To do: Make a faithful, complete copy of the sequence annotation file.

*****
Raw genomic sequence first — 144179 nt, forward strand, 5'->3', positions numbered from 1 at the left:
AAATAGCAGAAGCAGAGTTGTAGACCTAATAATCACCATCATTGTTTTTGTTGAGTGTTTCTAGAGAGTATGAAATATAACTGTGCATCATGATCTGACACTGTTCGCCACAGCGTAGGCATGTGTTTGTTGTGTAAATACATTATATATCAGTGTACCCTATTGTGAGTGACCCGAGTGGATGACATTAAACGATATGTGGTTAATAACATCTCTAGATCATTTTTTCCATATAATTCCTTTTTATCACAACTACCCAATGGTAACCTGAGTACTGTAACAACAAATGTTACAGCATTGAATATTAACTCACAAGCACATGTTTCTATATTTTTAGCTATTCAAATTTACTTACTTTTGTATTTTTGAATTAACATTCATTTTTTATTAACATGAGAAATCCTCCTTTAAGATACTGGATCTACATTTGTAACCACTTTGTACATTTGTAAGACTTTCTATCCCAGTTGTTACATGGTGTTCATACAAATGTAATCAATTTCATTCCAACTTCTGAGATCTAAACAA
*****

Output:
Raw genomic sequence first — 144179 nt, forward strand, 5'->3', positions numbered from 1 at the left:
AAATAGCAGAAGCAGAGTTGTAGACCTAATAATCACCATCATTGTTTTTGTTGAGTGTTTCTAGAGAGTATGAAATATAACTGTGCATCATGATCTGACACTGTTCGCCACAGCGTAGGCATGTGTTTGTTGTGTAAATACATTATATATCAGTGTACCCTATTGTGAGTGACCCGAGTGGATGACATTAAACGATATGTGGTTAATAACATCTCTAGATCATTTTTTCCATATAATTCCTTTTTATCACAACTACCCAATGGTAACCTGAGTACTGTAACAACAAATGTTACAGCATTGAATATTAACTCACAAGCACATGTTTCTATATTTTTAGCTATTCAAATTTACTTACTTTTGTATTTTTGAATTAACATTCATTTTTTATTAACATGAGAAATCCTCCTTTAAGATACTGGATCTACATTTGTAACCACTTTGTACATTTGTAAGACTTTCTATCCCAGTTGTTACATGGTGTTCATACAAATGTAATCAATTTCATTCCAACTTCTGAGATCTAAACAA